Part of the reason it wrecked me so badly was that we are still fighting about skin color in 2016. Next year will mark 50 years since my father was killed by a gang of black thugs in a bar near the Selby Dale neighborhood of St. Paul. This bar was literally less than 5 miles from where Philando was shot and less than a mile from the school he taught at. Granted it was an extremely racially tense time in our country's history, but I'm seeing the same kinds of things transpiring again, and I hate it.

I don't say this to garner sympathy or pity, but rather to point out that after 50 years, it's clear we still have a long way to go.

The hard question is what do we do now? Frankly, I don't know. I do know I will continue to try and see our humanness before our color or sexual orientation. I will continue to pray that our country can use these events to pull together and not build walls because of them. And I will continue to treat everyone with the respect I expect from them, including police officers.

Because I don't like being wrecked by the things I saw.

Blogging off...

Wrecked

It was a tough week for our nation, so as a result this will not my typical kind of post. I made the mistake of watching the Philando video on Friday and, essentially, watched a man die. Then, in some sort of dark moment, I searched for the Alton Sterling video and watched it. In essence, I watched another man die.

It wrecked me. It continues to wreck me.

I do not want to start a big debate about who was right or wrong. I realize both men had guns - one with a permit, one for personal protection. I am a person who feels putting a gun in any non-hunting situation usually brings about bad things, but if it is within the parameters of the law, well, who am I to say.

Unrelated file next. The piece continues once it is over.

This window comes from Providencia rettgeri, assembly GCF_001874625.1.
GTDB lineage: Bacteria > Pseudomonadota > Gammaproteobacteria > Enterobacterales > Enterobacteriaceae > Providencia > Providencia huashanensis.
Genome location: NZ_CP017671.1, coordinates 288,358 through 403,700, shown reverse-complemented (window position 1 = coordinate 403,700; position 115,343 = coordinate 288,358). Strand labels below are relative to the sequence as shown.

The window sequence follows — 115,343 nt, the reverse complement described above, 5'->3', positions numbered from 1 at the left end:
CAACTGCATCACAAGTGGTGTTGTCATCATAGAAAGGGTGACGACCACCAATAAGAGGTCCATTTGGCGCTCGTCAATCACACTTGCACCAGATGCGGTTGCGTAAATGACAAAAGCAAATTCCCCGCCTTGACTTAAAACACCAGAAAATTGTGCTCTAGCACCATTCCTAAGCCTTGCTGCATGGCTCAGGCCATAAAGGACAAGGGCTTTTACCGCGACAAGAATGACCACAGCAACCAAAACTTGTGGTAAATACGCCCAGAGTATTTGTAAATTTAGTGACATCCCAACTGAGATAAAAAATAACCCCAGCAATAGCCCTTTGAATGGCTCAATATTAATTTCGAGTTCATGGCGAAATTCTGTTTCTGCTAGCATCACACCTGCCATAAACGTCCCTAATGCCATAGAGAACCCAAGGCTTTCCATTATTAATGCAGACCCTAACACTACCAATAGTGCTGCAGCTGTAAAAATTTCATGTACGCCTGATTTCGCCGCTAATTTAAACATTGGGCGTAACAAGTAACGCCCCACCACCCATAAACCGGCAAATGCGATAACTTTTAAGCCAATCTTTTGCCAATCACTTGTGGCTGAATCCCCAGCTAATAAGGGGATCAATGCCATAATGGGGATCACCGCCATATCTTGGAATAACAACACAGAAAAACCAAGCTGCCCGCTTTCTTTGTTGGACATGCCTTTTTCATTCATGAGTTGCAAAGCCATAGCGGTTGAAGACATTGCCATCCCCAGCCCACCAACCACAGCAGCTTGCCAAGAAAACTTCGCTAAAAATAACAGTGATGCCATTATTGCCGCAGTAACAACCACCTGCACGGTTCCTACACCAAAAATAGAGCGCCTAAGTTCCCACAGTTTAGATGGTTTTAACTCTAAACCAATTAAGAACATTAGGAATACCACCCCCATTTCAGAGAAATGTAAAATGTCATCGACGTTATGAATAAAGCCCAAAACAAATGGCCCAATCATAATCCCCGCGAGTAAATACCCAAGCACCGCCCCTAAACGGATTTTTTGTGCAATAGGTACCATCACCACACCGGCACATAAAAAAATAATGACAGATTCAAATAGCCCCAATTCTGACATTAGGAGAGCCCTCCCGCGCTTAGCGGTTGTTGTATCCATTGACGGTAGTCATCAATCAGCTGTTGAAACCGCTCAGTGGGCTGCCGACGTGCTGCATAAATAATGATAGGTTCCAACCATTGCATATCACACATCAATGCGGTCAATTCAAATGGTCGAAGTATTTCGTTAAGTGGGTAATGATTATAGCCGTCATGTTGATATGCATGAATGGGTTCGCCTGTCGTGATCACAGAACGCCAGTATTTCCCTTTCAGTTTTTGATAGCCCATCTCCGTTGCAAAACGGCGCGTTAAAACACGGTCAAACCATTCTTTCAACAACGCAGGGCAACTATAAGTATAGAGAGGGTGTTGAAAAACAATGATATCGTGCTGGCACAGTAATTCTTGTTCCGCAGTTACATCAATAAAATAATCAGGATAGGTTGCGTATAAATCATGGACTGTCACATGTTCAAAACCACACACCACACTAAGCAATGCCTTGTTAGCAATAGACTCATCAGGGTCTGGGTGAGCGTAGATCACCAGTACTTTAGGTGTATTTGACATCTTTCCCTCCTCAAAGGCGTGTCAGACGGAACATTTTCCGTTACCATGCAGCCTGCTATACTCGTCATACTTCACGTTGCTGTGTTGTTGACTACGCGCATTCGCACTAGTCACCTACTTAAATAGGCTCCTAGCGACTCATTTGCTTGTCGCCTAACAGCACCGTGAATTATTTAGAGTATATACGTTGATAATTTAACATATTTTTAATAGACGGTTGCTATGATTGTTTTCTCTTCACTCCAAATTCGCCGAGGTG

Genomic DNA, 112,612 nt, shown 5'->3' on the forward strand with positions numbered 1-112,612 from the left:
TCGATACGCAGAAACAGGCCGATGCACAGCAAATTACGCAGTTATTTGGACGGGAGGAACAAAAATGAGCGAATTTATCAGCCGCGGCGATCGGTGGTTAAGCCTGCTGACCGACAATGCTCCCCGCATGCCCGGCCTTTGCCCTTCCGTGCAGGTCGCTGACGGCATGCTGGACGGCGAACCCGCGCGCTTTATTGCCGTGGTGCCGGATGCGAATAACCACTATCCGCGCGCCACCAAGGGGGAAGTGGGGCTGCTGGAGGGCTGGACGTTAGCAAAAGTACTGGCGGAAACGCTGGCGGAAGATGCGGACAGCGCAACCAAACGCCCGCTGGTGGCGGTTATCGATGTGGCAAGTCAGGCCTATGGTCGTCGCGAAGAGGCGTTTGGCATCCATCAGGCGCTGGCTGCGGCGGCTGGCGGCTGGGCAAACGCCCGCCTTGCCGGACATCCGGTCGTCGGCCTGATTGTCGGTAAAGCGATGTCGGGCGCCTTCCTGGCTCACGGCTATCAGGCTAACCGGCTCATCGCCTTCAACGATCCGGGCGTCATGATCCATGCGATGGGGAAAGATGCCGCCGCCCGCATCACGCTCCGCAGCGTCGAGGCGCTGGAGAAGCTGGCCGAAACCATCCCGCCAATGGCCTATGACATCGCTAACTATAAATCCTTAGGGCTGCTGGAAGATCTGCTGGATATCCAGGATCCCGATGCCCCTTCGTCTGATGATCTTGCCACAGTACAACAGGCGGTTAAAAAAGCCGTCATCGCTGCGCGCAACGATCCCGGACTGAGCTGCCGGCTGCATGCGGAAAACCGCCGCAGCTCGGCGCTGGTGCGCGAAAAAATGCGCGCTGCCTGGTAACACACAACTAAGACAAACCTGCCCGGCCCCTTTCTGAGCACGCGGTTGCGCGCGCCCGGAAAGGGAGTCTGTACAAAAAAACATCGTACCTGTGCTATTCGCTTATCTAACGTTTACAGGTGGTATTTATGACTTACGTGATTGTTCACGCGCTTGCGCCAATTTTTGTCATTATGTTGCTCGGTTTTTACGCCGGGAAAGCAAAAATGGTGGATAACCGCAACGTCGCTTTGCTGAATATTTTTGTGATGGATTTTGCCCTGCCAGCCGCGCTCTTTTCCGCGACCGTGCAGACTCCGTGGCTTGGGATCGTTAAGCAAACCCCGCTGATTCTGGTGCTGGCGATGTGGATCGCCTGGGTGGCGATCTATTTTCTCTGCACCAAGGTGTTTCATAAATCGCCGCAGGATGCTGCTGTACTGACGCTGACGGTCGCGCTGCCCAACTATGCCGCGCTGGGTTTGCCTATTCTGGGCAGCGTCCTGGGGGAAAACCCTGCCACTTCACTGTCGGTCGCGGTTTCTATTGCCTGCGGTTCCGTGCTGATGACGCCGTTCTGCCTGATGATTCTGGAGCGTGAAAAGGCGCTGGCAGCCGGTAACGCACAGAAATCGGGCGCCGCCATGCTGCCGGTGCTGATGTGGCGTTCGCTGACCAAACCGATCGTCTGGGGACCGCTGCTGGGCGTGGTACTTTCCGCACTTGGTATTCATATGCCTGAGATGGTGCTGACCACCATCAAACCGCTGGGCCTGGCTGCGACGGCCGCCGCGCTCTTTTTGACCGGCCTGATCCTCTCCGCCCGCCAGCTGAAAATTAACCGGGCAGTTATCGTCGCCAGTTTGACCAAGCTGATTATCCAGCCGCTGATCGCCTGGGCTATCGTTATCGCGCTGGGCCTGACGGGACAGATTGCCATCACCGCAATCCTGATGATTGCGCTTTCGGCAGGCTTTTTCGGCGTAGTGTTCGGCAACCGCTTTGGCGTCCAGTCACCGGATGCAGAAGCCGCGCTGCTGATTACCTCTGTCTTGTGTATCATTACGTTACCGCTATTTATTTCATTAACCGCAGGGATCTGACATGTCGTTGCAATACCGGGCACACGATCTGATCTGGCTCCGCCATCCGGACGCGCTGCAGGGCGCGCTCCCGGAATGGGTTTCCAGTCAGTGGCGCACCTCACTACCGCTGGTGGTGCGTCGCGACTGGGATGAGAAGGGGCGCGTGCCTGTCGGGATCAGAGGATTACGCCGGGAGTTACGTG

At the same time, both of these men were shot multiple times at point blank range - one with a child in the car. That one was for a broken taillight.

The day after the second shooting, an armed forces verteran sniper starts picking off cops. An unspeakable tragedy spurred by two other unspeakable tragedies.

Again, I don't want to get into who was right or who was wrong. I also don't want to get into a Black or Blue Lives Matter. They both matter.

Part of the reason it wrecked me so badly was that we are still fighting about skin color in 2016. Next year will mark 50 years since my father was killed by a gang of black thugs in a bar near the Selby Dale neighborhood of St. Paul. This bar was literally less than 5 miles from where Philando was shot and less than a mile from the school he taught at. Granted it was an extremely racially tense time in our country's history, but I'm seeing the same kinds of things transpiring again, and I hate it.

I don't say this to garner sympathy or pity, but rather to point out that after 50 years, it's clear we still have a long way to go.